Archive for the ‘planning’ Tag

Top 5 2015 Content Marketing Trends from Alinean

I’m catching up on the end-of-year/beginning-of-year blogs and posts. There are some good ones out there including this one from Tom Pisello. Tom spells out 5 content marketing trends to keep in mind. Some of these aren’t new but all worth reviewing. Here are my thoughts on two of them:

Trend 2 – Marketing Overload

As a marketing executive, I get a LOT of email offers on anything related to marketing. I’m still amazed at email overloadhow many emails I get from so-called “marketing experts” trying to get me to look at some of their content. I’m not sure where Tom got this from – “with the average executive receiving over 50 offers each business day” – but I believe it. I delete about 200 emails a day from my work inbox. A very large portion are unsolicited offers. A sampling from this morning include whitepapers/ebooks on creating the perfect persona, database management, personalization, A/B email testing. The list goes on. And I get them every day.

As a marketer, I make a conscious effort NOT to email offers. I tend to roll up our “offers” into a bi-monthly enewsletter. But I make sure the newsletter is not just about my company and how great we are. I put in links to key industry articles and trends from the trade media. I invite partners to contribute articles. Anything I can think of that may add value to the reader. By doing this, I’ve just about done away with single email offers. And I’ve seen our newsletter readership both increase in database size and also in open rates and click-thrus.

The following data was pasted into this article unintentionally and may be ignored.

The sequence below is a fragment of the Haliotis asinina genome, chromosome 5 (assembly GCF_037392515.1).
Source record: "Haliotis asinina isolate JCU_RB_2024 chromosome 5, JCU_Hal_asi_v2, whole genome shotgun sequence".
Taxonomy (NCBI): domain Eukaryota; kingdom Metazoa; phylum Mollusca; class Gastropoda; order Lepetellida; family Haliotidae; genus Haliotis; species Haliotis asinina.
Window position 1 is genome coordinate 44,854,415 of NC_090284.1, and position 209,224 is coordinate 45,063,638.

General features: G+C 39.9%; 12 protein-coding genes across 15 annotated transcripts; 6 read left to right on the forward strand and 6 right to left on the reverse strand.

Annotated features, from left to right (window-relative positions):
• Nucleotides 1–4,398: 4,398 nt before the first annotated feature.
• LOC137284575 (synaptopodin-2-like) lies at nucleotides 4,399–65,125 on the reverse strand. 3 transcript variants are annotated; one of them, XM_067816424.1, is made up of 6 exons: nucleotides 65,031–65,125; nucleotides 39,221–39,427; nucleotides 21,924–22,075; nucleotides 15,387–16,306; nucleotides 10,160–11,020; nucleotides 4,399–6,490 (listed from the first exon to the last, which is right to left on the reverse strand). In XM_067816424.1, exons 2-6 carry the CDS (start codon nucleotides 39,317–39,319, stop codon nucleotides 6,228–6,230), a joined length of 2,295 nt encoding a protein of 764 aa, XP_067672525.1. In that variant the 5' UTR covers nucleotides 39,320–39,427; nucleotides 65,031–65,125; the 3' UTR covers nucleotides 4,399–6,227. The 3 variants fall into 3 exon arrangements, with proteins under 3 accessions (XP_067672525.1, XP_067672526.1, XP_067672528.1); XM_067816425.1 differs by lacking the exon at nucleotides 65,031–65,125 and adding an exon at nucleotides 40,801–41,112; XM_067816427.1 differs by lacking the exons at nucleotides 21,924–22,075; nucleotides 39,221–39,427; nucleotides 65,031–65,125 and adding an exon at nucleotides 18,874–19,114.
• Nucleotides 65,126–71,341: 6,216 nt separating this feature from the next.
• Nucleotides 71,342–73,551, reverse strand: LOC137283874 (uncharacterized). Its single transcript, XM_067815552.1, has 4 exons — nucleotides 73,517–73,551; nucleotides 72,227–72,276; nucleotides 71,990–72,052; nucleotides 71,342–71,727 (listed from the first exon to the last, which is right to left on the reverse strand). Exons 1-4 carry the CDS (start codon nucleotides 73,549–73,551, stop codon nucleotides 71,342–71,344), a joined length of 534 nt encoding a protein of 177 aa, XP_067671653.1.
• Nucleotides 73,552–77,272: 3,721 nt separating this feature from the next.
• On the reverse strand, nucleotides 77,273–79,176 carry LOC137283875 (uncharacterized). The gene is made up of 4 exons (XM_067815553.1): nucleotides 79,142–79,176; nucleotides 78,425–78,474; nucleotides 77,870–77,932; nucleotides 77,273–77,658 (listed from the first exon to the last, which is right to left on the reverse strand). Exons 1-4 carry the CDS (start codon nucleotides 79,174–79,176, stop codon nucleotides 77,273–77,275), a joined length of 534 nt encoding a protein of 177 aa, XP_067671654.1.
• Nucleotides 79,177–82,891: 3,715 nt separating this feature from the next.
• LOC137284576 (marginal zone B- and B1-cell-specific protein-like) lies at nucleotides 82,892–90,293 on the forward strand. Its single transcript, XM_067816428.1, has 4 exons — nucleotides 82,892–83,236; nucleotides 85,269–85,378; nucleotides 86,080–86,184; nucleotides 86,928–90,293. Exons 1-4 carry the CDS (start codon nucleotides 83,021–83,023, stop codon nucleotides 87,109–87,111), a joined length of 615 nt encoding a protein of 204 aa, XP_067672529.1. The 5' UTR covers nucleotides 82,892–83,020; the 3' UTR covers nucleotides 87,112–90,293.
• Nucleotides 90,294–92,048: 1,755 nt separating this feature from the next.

Trend 3 – Buying by Committee

This has been happening for a long time. And marketers need to advance their techniques if they really want to address the challenges here and help sales win deals. I don’t think I can say it any better than Tom so I’m just going to paste two of his sentences which are keys to success:

“One size-fits-all content doesn’t cut it when there are so many different perspectives involved in the decision making process.

You have to develop, or better yet personalize content for each stakeholder in an environment where each buyer expects and requires personalization.”

So if you get a chance, glance through the rest of Tom’s trends. And keep them in mind as you plan and execute your marketing campaigns in 2015.

 

Marketing at the Big Table